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The Ghost Plane
Leigh Montville
April 10, 2000
For three endless hours last October the entire nation watched, horrified but helpless, as a runaway jet carried Payne Stewart and five others to its terrible destination
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April 10, 2000

The Ghost Plane

For three endless hours last October the entire nation watched, horrified but helpless, as a runaway jet carried Payne Stewart and five others to its terrible destination

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Bobby Bellegarrigue was working on a dental patient when someone came into his room to tell him what had happened to his sister's plane. He left the room and walked by a lounge area where everyone was watching the television. He stopped and watched with the others in disbelief.

The first calls at Bay Hill, where the celebrity golf tournament was taking place, inquired about Arnold Palmer, who is Bay Hill's principal owner. Was Arnold on that plane? The news had said only "a prominent golfer." Palmer was the most famous golfer-pilot in the world. Officials told callers that Palmer was not on the plane. The second wave of calls asked about Stewart.

In the midst of his round at Bay Hill, Lee Janzen, a friend and rival of Stewart's, a former client of Fraley and Ardan's, heard the news and walked off the course. Mark O'Meara, a neighbor of Stewart's in Orlando, left Bay Hill, went home, got into his fishing boat and rode across Butler Chain to Pocket Lake and Stewart's house to offer Tracey his support. Jim McGovern was at home in New Jersey with his three children. He saw the news on television, listened to the grim reports and couldn't watch anymore. He took the children to a park with tears in his eyes.

The media vans arrived at Sunjet, reporters everywhere. The vans also arrived at 390 Orange Lane in Casselberry, Fla., the office tower where Leader is headquartered. Reporters staked out the lobby. Donna Stout, at home, knelt with friends from her church and prayed. There still was a glaring omission in all reports. Borland, the architect, never was mentioned.

"For a long time there was no mention of Bruce's being on the plane," Chris Cochran, Borland's friend at Golden Bear International, says. "His name apparently wasn't on the manifest, so all the early reports said there were five people on the plane, not six. People said in the office, 'Bruce isn't on that plane, is he?' I said, 'Yes he is.' " Golden Bear issued a press release saying Borland was on the plane. The release included a statement praising Borland by Ray Underwood, the pastor at Palm Beach Community Church, where Borland was a member.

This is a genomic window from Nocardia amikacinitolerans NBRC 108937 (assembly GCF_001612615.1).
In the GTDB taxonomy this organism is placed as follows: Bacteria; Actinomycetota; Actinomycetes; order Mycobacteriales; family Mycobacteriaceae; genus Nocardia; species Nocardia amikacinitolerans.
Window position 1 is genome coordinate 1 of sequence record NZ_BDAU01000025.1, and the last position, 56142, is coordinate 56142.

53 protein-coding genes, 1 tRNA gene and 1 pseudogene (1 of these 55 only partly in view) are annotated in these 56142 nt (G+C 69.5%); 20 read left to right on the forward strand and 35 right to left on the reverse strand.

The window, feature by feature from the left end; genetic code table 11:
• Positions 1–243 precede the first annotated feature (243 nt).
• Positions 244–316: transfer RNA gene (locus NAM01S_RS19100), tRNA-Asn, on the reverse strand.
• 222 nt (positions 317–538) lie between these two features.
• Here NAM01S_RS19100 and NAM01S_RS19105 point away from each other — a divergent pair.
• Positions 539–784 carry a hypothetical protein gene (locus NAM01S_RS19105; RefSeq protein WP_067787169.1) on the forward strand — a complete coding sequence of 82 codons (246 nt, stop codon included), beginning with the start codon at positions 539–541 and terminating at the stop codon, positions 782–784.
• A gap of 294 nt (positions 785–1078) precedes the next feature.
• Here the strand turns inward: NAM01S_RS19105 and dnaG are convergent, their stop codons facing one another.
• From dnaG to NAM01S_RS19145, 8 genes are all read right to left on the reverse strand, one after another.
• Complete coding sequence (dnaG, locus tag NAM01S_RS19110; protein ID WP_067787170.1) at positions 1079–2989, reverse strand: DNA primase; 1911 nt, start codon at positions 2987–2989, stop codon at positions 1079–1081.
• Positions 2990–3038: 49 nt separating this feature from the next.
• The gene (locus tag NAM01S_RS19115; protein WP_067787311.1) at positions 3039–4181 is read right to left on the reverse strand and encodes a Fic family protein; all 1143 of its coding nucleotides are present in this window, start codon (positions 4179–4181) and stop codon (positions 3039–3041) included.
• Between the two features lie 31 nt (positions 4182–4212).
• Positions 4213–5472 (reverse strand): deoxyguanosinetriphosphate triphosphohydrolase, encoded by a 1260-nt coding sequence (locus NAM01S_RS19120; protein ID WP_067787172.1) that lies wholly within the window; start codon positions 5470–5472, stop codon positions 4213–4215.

At 12:13 p.m. NORAD reported that the Learjet had approximately one hour of fuel left and was on a flight path with a 320� heading, traveling mostly over sparsely populated areas. At 12:16 NORAD said it anticipated that the jet would run out of fuel in the vicinity of Pierre, S.Dak.

A public debate developed about whether the Air Force should shoot the plane out of the sky if it imperiled a large city. Callers to CNN suggested various outlandish possibilities. Why couldn't someone change the plane's direction with some kind of radio contact? Wasn't there some kind of apparatus, a net or something, that could catch the plane? Couldn't some kind of Bruce Willis action hero take charge? "People watch too many movies," McIntyre says. "They were talking about things that were impossible in real life."

The possibility of shooting down the plane was never seriously considered. None of the planes sent up as escorts were armed. One admiral in the Pentagon was quoted as saying, "You know, if this thing veers off course and heads to Chicago, we'll have some really tough decisions to make," but the plane never veered. Theoretically the order to shoot would have had to come from the White House, but the idea of a U.S. president ordering U.S. military planes to shoot down a U.S. civilian plane filled with U.S. citizens, living or dead, would be hard to sell to the U.S. public. It never has happened.

The course of the Lear might have been altered to some degree if the military pilots had tried a daring maneuver, flying close to—maybe even slightly touching—the runaway plane's wings. This tactic was used by British pilots during World War II to alter the course of German V-2 rockets heading toward London. The Germans reacted by placing explosives on the sides of the rockets. That was the end of that maneuver.

At 12:22 the first of two final pairs of F-16 escort fighters was sent airborne by the North Dakota Air National Guard in Fargo. At 12:54 the four Fargo jets intercepted the Lear. At 1:14 p.m. the Fargo jets reported that the Lear had started to fall.

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